A fatwā (plural fatāwā) is a considered opinion in Islam made by a mufti, a scholar capable of issuing judgments on Sharia (Islamic law). Usually a fatwa is issued at the request of an individual or a judge to settle a question where fiqh (Islamic jurisprudence) is unclear.
In the early days of Islam, fatawa were pronounced by distinguished scholars to provide guidance to other scholars, judges and citizens on how subtle points of Islamic law should be understood, interpreted or applied. There were strict rules on who is eligible to issue a valid fatwa and who could not, as well as on the conditions the fatwa must satisfy to be valid. Today many Muslim countries (such as Egypt and Tunisia) have an official mufti position; a distinguished expert in the Sharia is named by the civil authorities of the country.
In nations where Islamic law is the basis of civil law, but has not been codified, as is the case of some Arab countries in the Middle East, fatawa by the national religious leadership are debated prior to being issued. In theory, such fatwa should rarely be contradictory. If two fatawa are potentially contradictory, the ruling bodies (combined civil and religious law) would attempt to define a compromise interpretation that will eliminate the resulting ambiguity. In these cases, the national theocracies expect fatawa to be settled law. In the majority of Arab countries, however, Islamic law has been codified in each country according to its own rules, and is interpreted by the judicial system according to the national jurisprudence. Fatawa have no direct place in the system, except to clarify very unusual or subtle points of law for experts (not covered by the provisions of modern civil law), or to give moral authority to a given interpretation of a rule. In nations where Islamic law is not the basis of law (as is the case in various Asian and African countries), different mujtahids can issue contradictory fatawa. In such cases, Muslims would typically honour the fatwa deriving from the leadership of their religious tradition. For example, Sunni Muslims would favor a Sunni fatwa whereas Shiite would follow a Shi'a one. There exists no international Islamic authority to settle fiqh issues today, in a legislative sense. The closest such organism is the Islamic Fiqh Academy, (a member of the Organization of the Islamic Conference (OIC)), which has 43 member States. But it can only render fatawa that are not binding on anyone.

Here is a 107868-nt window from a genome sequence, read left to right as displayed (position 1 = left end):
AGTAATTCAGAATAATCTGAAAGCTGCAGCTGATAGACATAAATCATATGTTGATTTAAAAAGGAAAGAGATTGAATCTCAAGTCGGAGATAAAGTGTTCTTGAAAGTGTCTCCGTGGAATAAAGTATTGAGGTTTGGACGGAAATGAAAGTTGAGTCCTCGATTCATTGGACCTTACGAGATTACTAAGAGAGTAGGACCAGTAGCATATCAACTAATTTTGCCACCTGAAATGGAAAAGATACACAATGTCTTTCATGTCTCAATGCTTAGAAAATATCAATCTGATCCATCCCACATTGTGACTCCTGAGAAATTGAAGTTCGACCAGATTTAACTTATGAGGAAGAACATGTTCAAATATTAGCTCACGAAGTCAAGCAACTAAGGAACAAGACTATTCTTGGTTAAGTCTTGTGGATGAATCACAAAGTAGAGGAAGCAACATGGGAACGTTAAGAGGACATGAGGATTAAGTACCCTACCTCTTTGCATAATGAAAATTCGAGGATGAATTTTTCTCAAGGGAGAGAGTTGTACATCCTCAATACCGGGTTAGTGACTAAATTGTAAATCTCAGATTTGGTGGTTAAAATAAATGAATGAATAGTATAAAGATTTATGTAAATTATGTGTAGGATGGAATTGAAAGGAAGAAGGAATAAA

Fatawa are expected to deal with religious issues, subtle points of interpretation of the fiqh, as well as various mundane matter. In exceptional cases, religious issues and political ones seem to be inextricably intertwined, as exemplified by the following fatawa:
Ayatollah Khomeini, the political leader of the 1979 Iranian Revolution, pronounced in 1989 a death sentence on Salman Rushdie, a British-Indian novelist and essayist, author of The Satanic Verses.
Yusuf al-Qaradawi, an Egyptian Muslim scholar and preacher best known for his popular al Jazeera program released a fatwa on April 14 2004, stating that the boycott of American and Israeli products was an obligation for all who are able.